Tea was introduced to England from China sometime in the middle of the 17th century. It is believed that it was Catherine of Braganza, wife of King Charles II, who was responsible for bringing the tea habit to the country around 1660. The practice gained momentum and became an en vogue activity by the 18th century. The country’s respect for this drink is reflected in the ceremonial way in which it was stored, prepared, and drunk, and craftsmen of the period soon discovered a new avenue in which to exercise their skills–the creation of beautiful tea caddies.

29-949729-1941The rarest tea caddies were crafted of the most costly materials of the era, boasting stunning veneers of tortoiseshell and ivory, often with sterling silver mounts. This George III tea caddy is enveloped entirely in tortoiseshell, with ivory and silver detailing of exceptional quality. With its unique decagon shape, this caddy contains two interior compartments for holding different types of tea leaves. Tea connoisseurship developed into something of an art form, and accordingly, more than one type of tea was necessary for refined palettes. Double chests such as this could hold two types of leaves, usually one green and one black variety that could be custom-blended to achieve the desired flavor. Incredibly rare indeed, this original pair of George III ivory tea caddies are encased in creamy white ivory, highlighted by tortoiseshell veneers and silver accents.

Beloved for its flavorful, exotic, and even medicinal qualities, few would have guessed that the importation of a simple plant would have give rise to over two centuries of culture and decorative art.

Pieter Brueghel the Younger’s Work Has a Quintessential New Orleans Flavor

January 8th, 2014 | posted by Sarah Clunis

Brueghel

Most art lovers must visit a major museum in order to behold the wonder of an actual real-life Brueghel.  And here is your rare opportunity to own one.  And while you are deciding where to hang this 8th wonder of the world the rest of us can simply feel good about the fact that we are actually standing in front of an original composition by Pieter Brueghel the Younger. Yes indeed folks, most Brueghel’s are in Belgium or Vienna, in museums, or hidden away in opulent castles.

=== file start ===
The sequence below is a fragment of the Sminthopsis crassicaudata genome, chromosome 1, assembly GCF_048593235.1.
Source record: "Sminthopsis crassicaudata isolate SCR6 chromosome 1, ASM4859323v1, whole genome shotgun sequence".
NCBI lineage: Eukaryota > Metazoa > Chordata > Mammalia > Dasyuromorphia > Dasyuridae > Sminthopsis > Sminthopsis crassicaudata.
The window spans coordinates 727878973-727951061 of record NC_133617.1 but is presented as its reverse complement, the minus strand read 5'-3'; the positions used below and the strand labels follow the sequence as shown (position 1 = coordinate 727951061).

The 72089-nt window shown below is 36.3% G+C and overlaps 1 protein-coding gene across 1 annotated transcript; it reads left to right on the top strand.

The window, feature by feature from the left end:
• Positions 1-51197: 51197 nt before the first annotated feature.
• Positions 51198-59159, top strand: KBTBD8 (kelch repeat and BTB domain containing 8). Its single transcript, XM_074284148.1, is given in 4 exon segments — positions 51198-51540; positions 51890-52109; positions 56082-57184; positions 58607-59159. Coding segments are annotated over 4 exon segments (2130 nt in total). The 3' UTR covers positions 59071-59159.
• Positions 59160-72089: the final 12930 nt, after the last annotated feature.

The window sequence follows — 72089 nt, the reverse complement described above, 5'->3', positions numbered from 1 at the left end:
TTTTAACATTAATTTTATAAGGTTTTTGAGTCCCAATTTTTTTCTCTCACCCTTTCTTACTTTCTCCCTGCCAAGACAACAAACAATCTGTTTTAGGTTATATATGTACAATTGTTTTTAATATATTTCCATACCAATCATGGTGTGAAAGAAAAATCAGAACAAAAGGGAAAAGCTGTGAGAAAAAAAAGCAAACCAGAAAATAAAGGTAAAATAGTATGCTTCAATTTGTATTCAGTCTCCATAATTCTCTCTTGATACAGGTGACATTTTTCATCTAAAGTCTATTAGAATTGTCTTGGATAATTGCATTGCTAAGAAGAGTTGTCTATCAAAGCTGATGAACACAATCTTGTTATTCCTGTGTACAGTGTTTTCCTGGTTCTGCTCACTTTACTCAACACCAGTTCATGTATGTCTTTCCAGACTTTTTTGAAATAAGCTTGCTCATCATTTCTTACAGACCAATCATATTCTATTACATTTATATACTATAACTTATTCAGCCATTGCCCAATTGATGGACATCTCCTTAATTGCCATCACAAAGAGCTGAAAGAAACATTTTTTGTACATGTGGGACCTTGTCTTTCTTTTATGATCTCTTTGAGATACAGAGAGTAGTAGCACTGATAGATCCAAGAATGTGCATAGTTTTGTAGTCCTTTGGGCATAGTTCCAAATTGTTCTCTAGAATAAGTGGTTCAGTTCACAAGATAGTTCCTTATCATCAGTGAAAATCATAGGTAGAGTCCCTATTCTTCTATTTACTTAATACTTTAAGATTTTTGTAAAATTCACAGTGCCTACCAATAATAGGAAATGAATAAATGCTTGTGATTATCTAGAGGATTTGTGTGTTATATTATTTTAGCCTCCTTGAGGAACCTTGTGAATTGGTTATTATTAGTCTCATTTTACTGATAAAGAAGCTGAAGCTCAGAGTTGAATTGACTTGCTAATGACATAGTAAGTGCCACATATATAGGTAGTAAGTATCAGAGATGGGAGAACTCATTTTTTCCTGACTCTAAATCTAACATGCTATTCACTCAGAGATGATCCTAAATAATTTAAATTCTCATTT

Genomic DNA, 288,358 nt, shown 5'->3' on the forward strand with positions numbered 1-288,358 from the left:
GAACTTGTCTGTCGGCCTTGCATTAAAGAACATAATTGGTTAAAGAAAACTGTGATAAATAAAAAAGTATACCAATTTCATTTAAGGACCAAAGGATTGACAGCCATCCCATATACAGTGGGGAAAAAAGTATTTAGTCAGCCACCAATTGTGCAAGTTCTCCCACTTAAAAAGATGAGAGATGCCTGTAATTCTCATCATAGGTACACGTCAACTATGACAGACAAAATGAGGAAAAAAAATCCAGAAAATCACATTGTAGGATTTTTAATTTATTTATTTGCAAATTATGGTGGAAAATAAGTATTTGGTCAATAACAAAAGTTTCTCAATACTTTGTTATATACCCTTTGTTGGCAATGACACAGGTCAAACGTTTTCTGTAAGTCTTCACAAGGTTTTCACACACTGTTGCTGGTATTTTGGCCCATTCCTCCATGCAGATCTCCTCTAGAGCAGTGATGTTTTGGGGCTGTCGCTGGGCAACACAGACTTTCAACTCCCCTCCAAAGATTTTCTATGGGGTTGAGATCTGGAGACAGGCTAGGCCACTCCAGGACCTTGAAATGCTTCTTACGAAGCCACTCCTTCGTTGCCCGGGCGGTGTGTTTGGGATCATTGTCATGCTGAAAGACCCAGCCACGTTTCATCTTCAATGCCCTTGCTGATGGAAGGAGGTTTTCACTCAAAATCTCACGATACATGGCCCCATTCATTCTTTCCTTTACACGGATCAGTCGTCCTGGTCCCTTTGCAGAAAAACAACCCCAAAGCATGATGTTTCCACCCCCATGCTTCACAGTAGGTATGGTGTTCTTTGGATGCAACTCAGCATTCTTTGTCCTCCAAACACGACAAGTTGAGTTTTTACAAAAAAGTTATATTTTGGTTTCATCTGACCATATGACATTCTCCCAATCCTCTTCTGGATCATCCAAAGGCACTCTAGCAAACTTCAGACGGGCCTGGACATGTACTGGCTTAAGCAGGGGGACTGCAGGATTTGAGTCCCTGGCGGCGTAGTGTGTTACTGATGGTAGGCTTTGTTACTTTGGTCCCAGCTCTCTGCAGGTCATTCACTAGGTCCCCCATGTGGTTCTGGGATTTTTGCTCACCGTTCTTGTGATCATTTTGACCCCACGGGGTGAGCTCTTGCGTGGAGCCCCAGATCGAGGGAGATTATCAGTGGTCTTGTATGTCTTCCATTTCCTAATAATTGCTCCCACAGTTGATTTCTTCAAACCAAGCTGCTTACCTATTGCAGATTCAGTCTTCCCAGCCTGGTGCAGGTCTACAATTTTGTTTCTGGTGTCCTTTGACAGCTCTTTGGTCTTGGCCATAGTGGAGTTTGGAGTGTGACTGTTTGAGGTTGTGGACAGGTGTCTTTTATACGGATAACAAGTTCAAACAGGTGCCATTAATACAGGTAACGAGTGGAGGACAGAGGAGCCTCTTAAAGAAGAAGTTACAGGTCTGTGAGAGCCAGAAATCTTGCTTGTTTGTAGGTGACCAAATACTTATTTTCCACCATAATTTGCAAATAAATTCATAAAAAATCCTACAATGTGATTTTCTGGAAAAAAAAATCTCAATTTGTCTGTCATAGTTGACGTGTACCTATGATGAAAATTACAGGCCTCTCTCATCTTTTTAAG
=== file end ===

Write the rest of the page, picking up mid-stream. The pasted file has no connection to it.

But not this one.

A village festival is the scene for some serious debauchery in this outstanding painting done in 1672 by the accomplished son of Pieter Brueghel the Elder. Religious fair meets pagan ritual in Brueghel’s St George’s Kermis with a Dance Around the Maypole.  With a sarcasm and irony typical of only a Brueghel, vignettes of drunken excess, belligerent quarreling and public urination abound as the daily bump and grind of village life continues.

It’s difficult to not find humor in this fantastic painting which offers a virtual Where’s Waldo in the form of a Northern Renaissance masterpiece. Completely interactive, Brueghel’s work invites close and prolonged inspection and offers the gift that will keep on giving. There is something new to find in this painting every time that you look at it and this is precisely why the nobles that commissioned Brueghel’s paintings in the 17th century found mad entertainment in the scenes that they portrayed.

With a solid reputation as a thoughtful interpreter of his father’s works, Brueghel the Younger had as much success for his own compositions later in his life and this piece is considered one of the major works of that select group.

So, leave your foray to Bourbon Street for a short minute to feast your eyes on our treasured version of revelry and excess. Although Flemish, Brueghel’s combination of elements- Christian with pagan, work with play and body with nature-have a quintessential New Orleans flavor, and truly communicate the universality of the absurd and the wonderful.

In the world of Old Master Painters absolutely no one renders the urban landscape with more pathos and metaphor than a Brueghel. The village is depicted as a site of both ethereal beauty and precariousness. And the people that inhabit these worlds are portrayed as chaotic and fragile, a commentary on the world they occupy.

Brueghel’s masterful palette and magnificent compositions evoke even today the idea of a retreat from the regulated and the predictable. In a sense this is our riotous moment, our great escape.